What Not to Fix When Selling a House | Save Money On Home Rehab

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Selling a house requires considerable time and effort. There’s a common misconception that you must use a massive portion of your finances to renovate and prepare your house before putting it on the real estate market. Real estate flippers carry out this task frequently and make money, but they are professionals who have spent years building up this skill set. 

As a homeowner, extensive home renovations like kitchen remodeling won’t lead to a significant return on investment (ROI), and it’s recommended to focus on fixes that are worth making. Keep reading as we look at certain things you shouldn’t fix when selling a house. 

Inconsequential Electrical Issues

Some electrical problems in a house need to be immediately fixed because they are safety hazards. Suppose you struggle with exposed wires, dangling light fixtures, ungrounded outlets, standard circuit breakers, or an outdated electrical service panel within your home. In that case, you will need to get these fixed before you list your property for sale. 

In contrast, minor electrical problems such as dead outlets, loose outlet plugs, or a light switch that doesn’t work might not need to be dealt with. In your home inspection report, it will simply be noted that loose sockets haven’t been tightened enough, and the light switch is seldom mentioned. 

Removable Items

Rather than replacing or updating outdated and worn-out items, consider removing them from your space since this can help you save money. For example, a window treatment can cost an average of $800. Typically, sellers take their removable belongings with them, but, at times, it’s impossible, and you might be forced to leave some stuff behind.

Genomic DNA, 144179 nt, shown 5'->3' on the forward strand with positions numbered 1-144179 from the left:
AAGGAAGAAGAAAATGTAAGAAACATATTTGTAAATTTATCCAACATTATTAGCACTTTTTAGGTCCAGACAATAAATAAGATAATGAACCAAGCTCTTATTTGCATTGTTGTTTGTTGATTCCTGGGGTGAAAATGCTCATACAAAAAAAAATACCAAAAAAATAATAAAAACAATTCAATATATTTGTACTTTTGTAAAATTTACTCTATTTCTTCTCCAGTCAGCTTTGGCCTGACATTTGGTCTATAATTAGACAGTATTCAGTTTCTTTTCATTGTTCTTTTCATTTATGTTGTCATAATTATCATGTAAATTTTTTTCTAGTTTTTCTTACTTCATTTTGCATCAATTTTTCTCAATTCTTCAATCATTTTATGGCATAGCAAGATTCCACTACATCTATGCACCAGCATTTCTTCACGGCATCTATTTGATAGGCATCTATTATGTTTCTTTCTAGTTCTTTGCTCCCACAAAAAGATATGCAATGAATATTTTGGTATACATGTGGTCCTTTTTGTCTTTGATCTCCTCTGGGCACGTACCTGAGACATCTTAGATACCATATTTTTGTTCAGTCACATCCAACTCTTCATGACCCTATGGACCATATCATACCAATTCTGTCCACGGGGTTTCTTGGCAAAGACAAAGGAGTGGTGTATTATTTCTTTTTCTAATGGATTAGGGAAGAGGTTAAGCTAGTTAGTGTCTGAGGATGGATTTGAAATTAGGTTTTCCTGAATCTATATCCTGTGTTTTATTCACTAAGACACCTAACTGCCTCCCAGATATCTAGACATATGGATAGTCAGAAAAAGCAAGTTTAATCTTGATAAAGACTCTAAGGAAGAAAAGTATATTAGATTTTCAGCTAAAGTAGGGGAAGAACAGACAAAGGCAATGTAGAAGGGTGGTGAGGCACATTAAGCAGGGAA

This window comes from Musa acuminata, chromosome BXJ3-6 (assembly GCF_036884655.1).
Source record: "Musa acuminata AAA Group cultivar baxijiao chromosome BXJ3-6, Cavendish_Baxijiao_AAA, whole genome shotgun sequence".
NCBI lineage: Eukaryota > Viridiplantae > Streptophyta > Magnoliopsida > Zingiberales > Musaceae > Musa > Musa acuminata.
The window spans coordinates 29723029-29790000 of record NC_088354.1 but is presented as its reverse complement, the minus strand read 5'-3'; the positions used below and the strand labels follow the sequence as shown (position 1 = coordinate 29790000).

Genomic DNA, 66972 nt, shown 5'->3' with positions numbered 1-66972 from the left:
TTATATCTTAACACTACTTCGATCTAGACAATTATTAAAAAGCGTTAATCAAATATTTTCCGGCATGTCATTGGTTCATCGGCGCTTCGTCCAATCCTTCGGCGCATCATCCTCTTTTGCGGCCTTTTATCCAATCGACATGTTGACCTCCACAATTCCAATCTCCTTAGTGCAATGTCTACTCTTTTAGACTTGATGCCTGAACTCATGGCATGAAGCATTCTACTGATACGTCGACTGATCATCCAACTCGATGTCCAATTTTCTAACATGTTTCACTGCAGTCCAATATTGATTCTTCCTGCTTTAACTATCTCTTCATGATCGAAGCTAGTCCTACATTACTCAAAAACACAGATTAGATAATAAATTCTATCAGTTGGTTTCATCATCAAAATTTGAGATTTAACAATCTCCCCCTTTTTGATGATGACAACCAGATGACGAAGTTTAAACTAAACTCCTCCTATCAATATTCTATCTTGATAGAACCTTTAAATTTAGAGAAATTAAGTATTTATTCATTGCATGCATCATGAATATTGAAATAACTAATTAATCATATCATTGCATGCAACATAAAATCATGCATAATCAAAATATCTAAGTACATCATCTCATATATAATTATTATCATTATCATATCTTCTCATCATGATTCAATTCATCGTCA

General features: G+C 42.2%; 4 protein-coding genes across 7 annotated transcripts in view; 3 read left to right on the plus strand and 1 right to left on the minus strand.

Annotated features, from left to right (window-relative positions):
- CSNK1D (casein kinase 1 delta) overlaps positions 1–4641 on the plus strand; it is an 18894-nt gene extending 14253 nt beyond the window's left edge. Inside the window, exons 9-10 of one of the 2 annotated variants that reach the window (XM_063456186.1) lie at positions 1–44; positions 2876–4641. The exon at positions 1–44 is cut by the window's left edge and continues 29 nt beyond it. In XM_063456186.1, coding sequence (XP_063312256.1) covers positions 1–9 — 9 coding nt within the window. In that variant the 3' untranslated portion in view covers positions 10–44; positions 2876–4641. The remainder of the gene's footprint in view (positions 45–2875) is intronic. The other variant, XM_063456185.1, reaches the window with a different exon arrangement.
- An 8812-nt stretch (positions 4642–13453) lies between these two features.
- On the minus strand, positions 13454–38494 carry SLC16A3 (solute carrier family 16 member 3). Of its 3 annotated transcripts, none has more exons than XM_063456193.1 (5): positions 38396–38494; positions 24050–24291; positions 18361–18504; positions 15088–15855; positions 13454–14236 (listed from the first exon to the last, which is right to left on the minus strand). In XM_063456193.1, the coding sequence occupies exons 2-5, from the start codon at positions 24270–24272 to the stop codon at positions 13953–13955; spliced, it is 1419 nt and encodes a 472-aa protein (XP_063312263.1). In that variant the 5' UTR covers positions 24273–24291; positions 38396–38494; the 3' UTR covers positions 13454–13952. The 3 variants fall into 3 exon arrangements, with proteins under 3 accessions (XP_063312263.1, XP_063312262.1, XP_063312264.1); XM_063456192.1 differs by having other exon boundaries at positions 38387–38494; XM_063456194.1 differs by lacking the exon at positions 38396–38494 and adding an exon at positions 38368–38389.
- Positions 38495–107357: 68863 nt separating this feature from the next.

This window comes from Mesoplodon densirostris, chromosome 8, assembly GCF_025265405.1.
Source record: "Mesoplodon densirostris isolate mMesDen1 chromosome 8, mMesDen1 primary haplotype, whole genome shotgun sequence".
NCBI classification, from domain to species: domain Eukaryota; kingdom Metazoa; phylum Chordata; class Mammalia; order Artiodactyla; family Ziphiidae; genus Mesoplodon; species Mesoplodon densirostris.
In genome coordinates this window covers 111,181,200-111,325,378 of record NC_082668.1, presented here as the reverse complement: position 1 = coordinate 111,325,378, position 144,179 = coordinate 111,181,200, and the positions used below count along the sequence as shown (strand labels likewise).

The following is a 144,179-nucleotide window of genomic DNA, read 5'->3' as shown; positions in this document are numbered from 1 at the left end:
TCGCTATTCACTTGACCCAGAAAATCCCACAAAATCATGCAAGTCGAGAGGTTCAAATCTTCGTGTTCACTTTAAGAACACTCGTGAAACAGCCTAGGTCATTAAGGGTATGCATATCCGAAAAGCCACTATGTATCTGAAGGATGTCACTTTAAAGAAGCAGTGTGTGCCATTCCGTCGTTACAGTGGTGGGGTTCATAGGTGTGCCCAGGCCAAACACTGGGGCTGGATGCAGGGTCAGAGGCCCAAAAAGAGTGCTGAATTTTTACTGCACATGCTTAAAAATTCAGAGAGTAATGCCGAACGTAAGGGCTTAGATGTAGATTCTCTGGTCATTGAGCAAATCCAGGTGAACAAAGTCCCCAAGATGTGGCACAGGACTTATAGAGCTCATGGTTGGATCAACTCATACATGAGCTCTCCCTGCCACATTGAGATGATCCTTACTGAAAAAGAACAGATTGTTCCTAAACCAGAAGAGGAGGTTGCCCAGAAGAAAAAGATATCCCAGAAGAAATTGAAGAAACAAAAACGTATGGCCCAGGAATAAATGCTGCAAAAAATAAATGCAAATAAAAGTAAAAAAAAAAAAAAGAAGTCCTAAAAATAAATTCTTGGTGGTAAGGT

If these items aren’t in usable condition, are dated, or make the room darker than most potential buyers would prefer, don’t just leave them behind. Take them down, and don’t replace them before you put your house on the market. It’s the best way to practice quick and inexpensive prep. 

Cracks in the Driveway or Walkway

It’s a well-known fact among real-estate agents that buyers are much more likely to opt for a house with an impressive curb appeal. This entails curbing appeal features like a fresh coat of exterior paint, a nice mat by the front door, freshly mowed grass, tidily trimmed shrubs, mulched flower beds, and some cozy chairs on the front port. 

You will rarely come across a buyer who is so nitpicky regarding driveway or sidewalk cracks that it wrecks the sale agreement. In some places, hairline cracks in a driveway or walkway are common because of soil movement and don’t scare off buyers unless they are big enough to cause a potential hazard. 

Cosmetic Flaws

Most cosmetic flaws are usually easy to fix, for instance, landscaping and painting. Unless they considerably affect your house’s appearance, affordable and quick fixes shouldn’t be on top of your priority list. Pick a few that you think will make a significant impact in presenting a clean, fresh face to buyers and let the others stay as they are. 

That is not to say that there are issues that can be more involved, like replacing old countertops in your bathroom or kitchen. Other problems include minor scratches on hardwood floors, a few cracked tiles, or outdated finishes. Don’t hesitate to complete these projects if you possess home improvement skills and think you have the time and money required.